That was certainly the case in the following two projects, both of which are great examples of how non-profits are digitally transforming to deliver their services:

Scottish Huntington’s Association

When the Scottish Huntington’s Association realised its old, spreadsheet-based manual processes were causing more errors and creating more work than was manageable in the long-term, they decided that they needed to switch to a digital solution. However, the prospect of building such a system wasn’t easy – especially given that the charity’s myriad services were spread across 12 different areas north of the Scottish/English border.

The ensuing project was a great example of how digital transformation can completely change a non-profit’s fortunes – and fast! We turned around our first prototype in just six weeks, and the organisation felt the benefits almost immediately after the full launch took place. The health case management system we devised allowed the charity to track numbers of people affected by Huntington’s disease in their catchment area in real-time, and offered massive efficiency savings on report generation optimising it from over a month’s lead time, to literally a few minutes.

Find out more about our work with Scottish Huntington’s Association here.

The Good Exchange

The Good Exchange had the idea to create a matchmaking portal that could help funders find worthwhile causes for their donations. This was the kind of project that could only be accomplished meaningfully with a digital solution – and they launched the first iteration of their software in 2016.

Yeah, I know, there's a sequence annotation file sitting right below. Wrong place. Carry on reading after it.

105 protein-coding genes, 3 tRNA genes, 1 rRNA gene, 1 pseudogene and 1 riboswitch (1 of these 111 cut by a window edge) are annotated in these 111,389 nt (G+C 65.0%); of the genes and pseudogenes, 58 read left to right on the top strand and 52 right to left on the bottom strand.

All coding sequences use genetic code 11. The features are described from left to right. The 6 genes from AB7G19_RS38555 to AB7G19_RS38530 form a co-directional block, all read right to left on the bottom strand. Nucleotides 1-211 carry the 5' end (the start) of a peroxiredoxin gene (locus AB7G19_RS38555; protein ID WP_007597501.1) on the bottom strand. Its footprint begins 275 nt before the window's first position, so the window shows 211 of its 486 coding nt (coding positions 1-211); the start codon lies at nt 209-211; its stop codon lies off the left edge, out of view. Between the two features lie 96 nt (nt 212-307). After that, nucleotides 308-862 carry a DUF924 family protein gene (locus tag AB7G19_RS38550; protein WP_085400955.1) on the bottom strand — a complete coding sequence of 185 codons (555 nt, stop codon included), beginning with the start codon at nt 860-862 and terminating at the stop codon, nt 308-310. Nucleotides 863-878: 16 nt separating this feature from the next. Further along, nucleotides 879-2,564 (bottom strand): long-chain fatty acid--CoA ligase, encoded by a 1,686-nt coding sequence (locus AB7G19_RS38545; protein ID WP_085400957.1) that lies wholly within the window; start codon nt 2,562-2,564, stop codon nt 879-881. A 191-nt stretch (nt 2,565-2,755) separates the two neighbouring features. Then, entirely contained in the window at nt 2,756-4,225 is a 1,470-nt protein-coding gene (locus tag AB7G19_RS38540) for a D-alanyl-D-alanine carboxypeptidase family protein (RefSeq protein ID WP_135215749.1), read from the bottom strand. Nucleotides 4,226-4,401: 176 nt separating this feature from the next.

However, when the charity discovered their existing software team weren’t skilled to upscale operations, they approached us and two other developers with a brief to build a completely bespoke platform from scratch.

After winning the pitch, we worked with the company to consolidate back-end databases and migrate everything onto Microsoft’s Azure Cloud platform. Having done so, we then built an intuitive, highly usable portal that transformed both their donor journey and user experience.

Find out more about our work with The Good Exchange here.

Does your charity sector organisation need to modernise?

If you came to this post wondering “Is digital transformation sustainable for non-profits?” the answer is a resounding yes. The truth is that digital tools offer an enormous advantage for the charities who’ve already employed them – and an enormous opportunity for those who have yet to do so.

However, the examples above also show that digital adoption isn’t a black and white process, and even organisations who do take that step need to keep adapting and growing their operations.

Whether you’re at the start of that change, or already experienced and need to expand your scope, having the right software partner to grow with you can make all the difference.

At DCSL GuideSmiths, we have the experience to help your non-profit organisation to transform its digital capabilities. To find out more about how we can help, visit our Digital Transformation for Enterprises page or get in touch to talk to us in person.